/voy"euh jeuhr/, n.one of a series of U.S. space probes that obtained scientific information while flying by the planets Jupiter, Saturn, and Uranus.
* * *Either of two unmanned U.S. interplanetary probes launched in 1977 to gather information about the Sun's outer planets.Voyager 1 flew by Jupiter in 1979 and reached Saturn in 1980. Voyager 2 traveled more slowly, flying by Jupiter, Saturn, and Uranus to reach Neptune in 1989. Data and photographs from both probes revealed new details about these giant planets, their moons, and their rings. In 1998 Voyager 1 became the most distant human-made object in space (overtaking Pioneer 10). Both Voyagers were expected to remain operable through the first or second decade of the 21st century, periodically transmitting data on the heliopause.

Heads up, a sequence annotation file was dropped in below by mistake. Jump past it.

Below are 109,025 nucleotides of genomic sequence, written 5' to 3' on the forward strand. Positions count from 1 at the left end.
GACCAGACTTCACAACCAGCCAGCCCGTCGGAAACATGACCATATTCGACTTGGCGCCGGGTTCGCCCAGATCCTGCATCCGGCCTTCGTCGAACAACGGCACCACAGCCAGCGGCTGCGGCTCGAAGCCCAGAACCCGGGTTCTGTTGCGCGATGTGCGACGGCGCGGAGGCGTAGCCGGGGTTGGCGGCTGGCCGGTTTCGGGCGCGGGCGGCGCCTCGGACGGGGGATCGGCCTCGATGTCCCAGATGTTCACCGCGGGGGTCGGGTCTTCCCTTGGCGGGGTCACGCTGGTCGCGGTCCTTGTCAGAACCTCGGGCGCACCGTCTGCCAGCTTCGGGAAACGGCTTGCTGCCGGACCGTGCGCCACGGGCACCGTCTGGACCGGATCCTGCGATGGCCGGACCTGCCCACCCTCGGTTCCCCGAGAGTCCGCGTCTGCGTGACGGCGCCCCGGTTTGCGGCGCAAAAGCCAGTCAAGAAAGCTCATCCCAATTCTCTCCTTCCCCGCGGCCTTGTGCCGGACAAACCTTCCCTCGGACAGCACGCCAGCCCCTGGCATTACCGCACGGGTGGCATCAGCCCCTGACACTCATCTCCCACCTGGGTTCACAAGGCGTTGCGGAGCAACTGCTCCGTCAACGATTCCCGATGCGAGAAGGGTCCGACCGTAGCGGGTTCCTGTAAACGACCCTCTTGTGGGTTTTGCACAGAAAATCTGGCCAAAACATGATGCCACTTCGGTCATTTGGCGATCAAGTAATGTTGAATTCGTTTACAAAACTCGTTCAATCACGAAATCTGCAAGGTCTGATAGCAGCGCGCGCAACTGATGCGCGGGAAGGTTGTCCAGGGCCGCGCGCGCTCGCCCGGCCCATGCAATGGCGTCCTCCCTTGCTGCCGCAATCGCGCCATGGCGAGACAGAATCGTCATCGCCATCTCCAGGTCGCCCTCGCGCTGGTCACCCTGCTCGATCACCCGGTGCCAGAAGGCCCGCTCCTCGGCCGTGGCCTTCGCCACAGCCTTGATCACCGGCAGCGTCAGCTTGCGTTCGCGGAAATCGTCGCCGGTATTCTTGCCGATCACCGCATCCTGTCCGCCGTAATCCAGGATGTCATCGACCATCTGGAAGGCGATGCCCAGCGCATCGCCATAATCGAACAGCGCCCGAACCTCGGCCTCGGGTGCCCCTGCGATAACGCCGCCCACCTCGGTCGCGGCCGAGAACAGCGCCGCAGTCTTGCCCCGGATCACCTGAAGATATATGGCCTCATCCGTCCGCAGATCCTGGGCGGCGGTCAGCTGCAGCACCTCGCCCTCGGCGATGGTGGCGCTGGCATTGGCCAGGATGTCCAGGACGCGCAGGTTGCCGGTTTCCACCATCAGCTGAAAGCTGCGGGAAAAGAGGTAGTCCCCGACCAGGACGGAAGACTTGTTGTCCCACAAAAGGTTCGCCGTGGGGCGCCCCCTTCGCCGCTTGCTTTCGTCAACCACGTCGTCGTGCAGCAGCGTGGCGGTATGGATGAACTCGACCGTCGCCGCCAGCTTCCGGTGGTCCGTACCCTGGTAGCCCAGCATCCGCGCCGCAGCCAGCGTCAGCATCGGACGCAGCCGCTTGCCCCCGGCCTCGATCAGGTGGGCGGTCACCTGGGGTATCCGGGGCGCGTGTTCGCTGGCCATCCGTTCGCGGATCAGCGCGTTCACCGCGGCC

* * *▪ United States space probesin space exploration, either of a pair of robotic U.S. interplanetary probes launched to observe and to transmit information to Earth about the giant planets of the outer solar system and the farthest reaches of the Sun's sphere of influence.Voyager 2 was launched first, on August 20, 1977; Voyager 1 followed some two weeks later, on September 5. The twin-spacecraft mission took advantage of a rare orbital positioning of Jupiter, Saturn, Uranus, and Neptune that permitted a multiplanet tour with relatively low fuel requirements and flight time. The alignment allowed each spacecraft, following a particular trajectory, to use its fall into a planet's gravitational field to increase its velocity and alter its direction enough to fling it to its next destination. Using this gravity-assist, or slingshot, technique, Voyager 1 swung by Jupiter on March 5, 1979, and then headed for Saturn, which it reached on November 12, 1980. It then adopted a trajectory to take it out of the solar system. Voyager 2 traveled more slowly and on a longer trajectory than its partner. It sped by Jupiter on July 9, 1979, and passed Saturn on August 25, 1981. It then flew past Uranus on January 24, 1986, and Neptune on August 25, 1989, before being hurled toward interstellar space. Voyager 2 is the only spacecraft to have visited the latter two planets.Data and photographs collected by the Voyagers' cameras, magnetometers, and other instruments revealed previously unknown details about each of the giant planets and their moons. For example, close-up images from the spacecraft charted Jupiter's complex cloud forms, winds, and storm systems and discovered volcanic activity on its moon Io. Saturn's rings were found to have enigmatic braids, kinks, and spokes and to be accompanied by myriad “ringlets.” At Uranus Voyager 2 discovered a substantial magnetic field around the planet and 10 additional moons. Its flyby of Neptune uncovered three complete rings and six hitherto unknown moons as well as a planetary magnetic field and complex, widely distributed auroras (aurora).On February 17, 1998, Voyager 1 overtook the space probe Pioneer 10 (launched 1972) to become the most distant human-made object in space. By 2004 both Voyagers were well beyond the orbit of Pluto. They were expected to remain operable through the first or second decade of the 21st century, periodically transmitting data on the heliopause, the outer limit of the Sun's magnetic field and solar wind. Each craft carried a greeting to any form of extraterrestrial intelligence that might eventually find it. A gold-plated copper phonograph record—accompanied by a cartridge, needle, and symbolic instructions for playing it—contained images and sounds chosen to depict the diversity of life and culture on Earth.▪ aircraftin aeronautics, American experimental aircraft that in 1986 became the first airplane to fly around the world without stops or refueling. Piloted by Dick Rutan and Jeana Yeager, the craft took off on December 14 from Edwards Air Force Base, 60 miles (100 km) northeast of Los Angeles, and landed at that same base 9 days later after completing a course of 25,012 miles (40,251 km) around the world. The Voyager easily surpassed the previous record for unbroken, straight-line flight of 12,532 miles (20,167 km) that had been set in 1962. The Voyager made its round-the-world journey cruising at an average speed of about 116 miles per hour (186 km per hour).Designed by Burt Rutan (Rutan, Burt), the Voyager had its main wing (spanning 111 feet [33.8 m]) at the plane's rear and had a horizontal stabilizer wing at the plane's nose. The craft's extremely light but strong body was made of layered pieces of carbon-fibre tape and epoxy-saturated paper that were glued together using epoxy resin. At the start of the journey, the fuselage, wings, and other frame elements were entirely filled with a quantity of fuel that weighed four times as much as the airplane's 1,860-pound (840-kilogram) weight; all but a few gallons of fuel was used up during the flight.
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